By Stephanie Zacharek
By Calum Marsh
By Kera Bolonik
By Stephanie Zacharek
By Ernest Hardy
By Eric Hynes
By Calum Marsh
By Michael Musto
When Pierre Clémenti's character in Wheel of Ashes (1968) locks himself away from the world and fleshly desires, it's inevitably a lost cause—he's too damn pretty to be left alone. Clémenti, ethereal libertine, was a pillar of the post–New Wave, post-'68 European cinema that exiled itself into the wilderness of difficult art. His dark eyes shone from a damp and luminous wastrel's face. His spare, angular frame suggested a diet of opiates and kisses. A consummate full-body actor, directors—Clémenti included—often stripped him bare, to martyr-like vulnerability.
Clémenti was born in Paris, 1942, unwanted, fatherless, to a penniless Corsican mother. The teenaged Clémenti went from reformatory to theatrical training. He appeared on film as early as 1960, but Anthology Film Archives' retrospective begins with Clémenti's performance as Marcel, Catherine Deneuve's gangster lover in Luis Buñuel's Belle de jour (1967), from which the actor's louche cruelty glints like Marcel's mouthful of silver teeth.
Wheel of Ashes' primary attraction today is the vintage Saint-Germain-des-Prés nightlife. Clémenti's life-allergic urban monk is the sort of protagonist more often associated with another French actor/director, Philippe Garrel—whose own collaboration with Clémenti is represented at Anthology by Le lit de la vierge (1969), a drone of black-and-white 'Scope tracking shots through house-of-horrors Roman catacombs and the Moroccan badlands in which Clémenti's Christ wanders. Bernardo Bertolucci's Partner (1968) is likewise awed with its own images (and righteousness). As both meek-squirrely drama teacher and his doppelgänger, Clémenti recites dictums from playwright Antonin Artaud—the actor's own inspiration—and rehearses his class for a timely public performance of anarchy. As Partner shot in Rome, Clémenti hopped up to Paris during breaks, and was there to furtively film the May riots.
Under the influence of Franco-Canadian experimentalist Etienne O'Leary, Clémenti had already begun shooting his own 16mm experimental short. His Visa de censure, no. X is a face-melting rush of superimpositions, mandalas, pagan convocations, and freakout flashes of wriggling vomited spiders. Sections of Visa were shown as early as 1967—aptly titled Psychedelic—but the final version is dated 1975, when it was synched with a 40-odd-minute multi-movement jam by French psych-prog rockers Clearlight Symphony.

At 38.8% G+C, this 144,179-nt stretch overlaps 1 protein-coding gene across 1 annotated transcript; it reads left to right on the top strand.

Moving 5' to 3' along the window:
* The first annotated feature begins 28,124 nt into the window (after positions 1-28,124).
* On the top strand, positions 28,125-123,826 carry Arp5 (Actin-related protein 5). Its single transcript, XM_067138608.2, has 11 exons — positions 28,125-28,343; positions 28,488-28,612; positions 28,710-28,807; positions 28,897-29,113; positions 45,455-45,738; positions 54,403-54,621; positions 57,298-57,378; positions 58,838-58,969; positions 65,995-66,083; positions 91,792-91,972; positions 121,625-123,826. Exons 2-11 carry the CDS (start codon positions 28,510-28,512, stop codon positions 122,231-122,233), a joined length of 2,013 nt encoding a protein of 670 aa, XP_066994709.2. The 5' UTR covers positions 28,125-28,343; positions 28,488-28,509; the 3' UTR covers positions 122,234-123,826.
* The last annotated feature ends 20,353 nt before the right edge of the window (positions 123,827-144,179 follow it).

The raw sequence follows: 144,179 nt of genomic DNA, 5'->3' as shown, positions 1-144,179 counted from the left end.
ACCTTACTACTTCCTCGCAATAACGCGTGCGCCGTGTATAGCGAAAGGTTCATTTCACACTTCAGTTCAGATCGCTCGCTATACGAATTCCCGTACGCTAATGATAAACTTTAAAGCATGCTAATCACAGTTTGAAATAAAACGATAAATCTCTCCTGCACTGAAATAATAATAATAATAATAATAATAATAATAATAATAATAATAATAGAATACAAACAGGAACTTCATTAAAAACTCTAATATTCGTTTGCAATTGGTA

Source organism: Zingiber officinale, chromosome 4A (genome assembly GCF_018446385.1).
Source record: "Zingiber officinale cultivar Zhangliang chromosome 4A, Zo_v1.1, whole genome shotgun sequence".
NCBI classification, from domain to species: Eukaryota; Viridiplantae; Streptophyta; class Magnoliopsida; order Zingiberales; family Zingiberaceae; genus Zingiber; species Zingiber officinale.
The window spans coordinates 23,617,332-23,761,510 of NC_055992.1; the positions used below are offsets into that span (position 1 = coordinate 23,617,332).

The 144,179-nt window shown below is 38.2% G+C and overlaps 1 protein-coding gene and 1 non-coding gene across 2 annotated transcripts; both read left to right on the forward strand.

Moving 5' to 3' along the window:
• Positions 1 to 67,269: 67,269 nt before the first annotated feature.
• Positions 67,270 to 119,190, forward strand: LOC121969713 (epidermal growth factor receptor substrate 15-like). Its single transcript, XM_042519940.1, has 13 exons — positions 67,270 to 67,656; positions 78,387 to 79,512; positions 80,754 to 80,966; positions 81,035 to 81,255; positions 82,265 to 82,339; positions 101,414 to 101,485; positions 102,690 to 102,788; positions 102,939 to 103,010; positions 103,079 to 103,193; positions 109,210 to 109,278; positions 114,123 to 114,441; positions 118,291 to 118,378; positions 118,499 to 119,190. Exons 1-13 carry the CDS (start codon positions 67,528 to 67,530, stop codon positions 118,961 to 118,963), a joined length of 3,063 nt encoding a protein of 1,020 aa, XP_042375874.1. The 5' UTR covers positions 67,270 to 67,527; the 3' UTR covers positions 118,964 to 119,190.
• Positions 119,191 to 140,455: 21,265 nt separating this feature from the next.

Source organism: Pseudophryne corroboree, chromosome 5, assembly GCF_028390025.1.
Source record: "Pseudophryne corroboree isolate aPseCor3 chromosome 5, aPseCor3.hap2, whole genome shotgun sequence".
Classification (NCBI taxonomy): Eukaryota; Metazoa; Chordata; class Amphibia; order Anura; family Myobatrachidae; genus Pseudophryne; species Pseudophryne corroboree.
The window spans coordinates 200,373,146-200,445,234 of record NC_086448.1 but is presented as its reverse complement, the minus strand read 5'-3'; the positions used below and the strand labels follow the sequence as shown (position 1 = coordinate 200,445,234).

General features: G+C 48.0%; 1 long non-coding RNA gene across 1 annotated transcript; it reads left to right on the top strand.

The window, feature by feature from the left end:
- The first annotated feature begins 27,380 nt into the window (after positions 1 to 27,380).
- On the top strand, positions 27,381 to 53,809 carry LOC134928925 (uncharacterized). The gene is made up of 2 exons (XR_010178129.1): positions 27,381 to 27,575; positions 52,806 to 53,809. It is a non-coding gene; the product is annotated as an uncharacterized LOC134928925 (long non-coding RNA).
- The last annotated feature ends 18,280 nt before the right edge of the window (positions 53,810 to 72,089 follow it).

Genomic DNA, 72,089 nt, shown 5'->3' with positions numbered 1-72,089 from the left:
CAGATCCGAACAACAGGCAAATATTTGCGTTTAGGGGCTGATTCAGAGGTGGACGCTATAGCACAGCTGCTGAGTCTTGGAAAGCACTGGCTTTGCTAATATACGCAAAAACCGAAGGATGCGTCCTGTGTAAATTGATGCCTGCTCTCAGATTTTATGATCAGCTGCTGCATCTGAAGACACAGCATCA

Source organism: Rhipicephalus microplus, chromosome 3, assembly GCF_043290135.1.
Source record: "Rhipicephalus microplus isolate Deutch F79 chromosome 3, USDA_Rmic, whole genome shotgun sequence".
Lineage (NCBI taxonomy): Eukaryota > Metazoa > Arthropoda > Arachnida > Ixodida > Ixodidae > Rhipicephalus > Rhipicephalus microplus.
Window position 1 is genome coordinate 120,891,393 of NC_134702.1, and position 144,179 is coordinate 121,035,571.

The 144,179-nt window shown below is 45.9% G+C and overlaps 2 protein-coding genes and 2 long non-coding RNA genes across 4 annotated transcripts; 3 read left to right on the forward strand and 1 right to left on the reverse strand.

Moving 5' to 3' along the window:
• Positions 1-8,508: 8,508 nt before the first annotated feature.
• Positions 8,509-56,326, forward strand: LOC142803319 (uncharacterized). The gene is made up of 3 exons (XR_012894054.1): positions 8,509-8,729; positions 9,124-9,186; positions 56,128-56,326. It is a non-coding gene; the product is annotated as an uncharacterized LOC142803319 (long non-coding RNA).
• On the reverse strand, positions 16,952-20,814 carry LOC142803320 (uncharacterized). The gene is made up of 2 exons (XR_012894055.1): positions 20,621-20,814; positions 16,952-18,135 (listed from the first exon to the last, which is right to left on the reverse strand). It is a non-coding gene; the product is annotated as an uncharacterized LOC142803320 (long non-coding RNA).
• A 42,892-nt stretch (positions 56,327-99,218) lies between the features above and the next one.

Clémenti's New old (1979—subtitled Chronicles of the Present Times) flows together footage from more than a decade of his wandering between scenes, sets, and drugs, an accelerated world tour through various iterations of the "counterculture." There are fragments of Clémenti on film and stage, a pilgrimage to Warhol's New York and scrambled jamming . . . until the soundtrack tightens up guttural punk guitars from Les Lou's.
That urgency becomes tweaked anxiety in Clémenti's one semi-plotted film: "I wake up very old, and my loved ones had put on black leather jackets," purrs the narration of In the Shadow of the Blue Scoundrel (1987), a handheld tour through prison cells, basements, bathrooms, squats, and "a dodgy bar in Bastille" in the surveillance state Necropolis, wracked by civil war and junkie plague, where the dead are carried off by garbage trucks.
Come Clémenti's last film, Soleil (1988), he's looking back: to his mother, and his journals kept while serving 18 months on drug charges in Rome's Regina Coeli prison, beginning in 1973. Clémenti maintained that he was framed for his radical associations—and nothing should be put past the Italian justice system—though a devilish satyr-with-a-syringe capering among the poppies in New old (is it Clémenti?) and the junky-divey Blue Scoundrel suggest he wasn't inexperienced. Clémenti died of liver cancer in 1999. Few actors encourage more speculation as to the state of their eternal soul.
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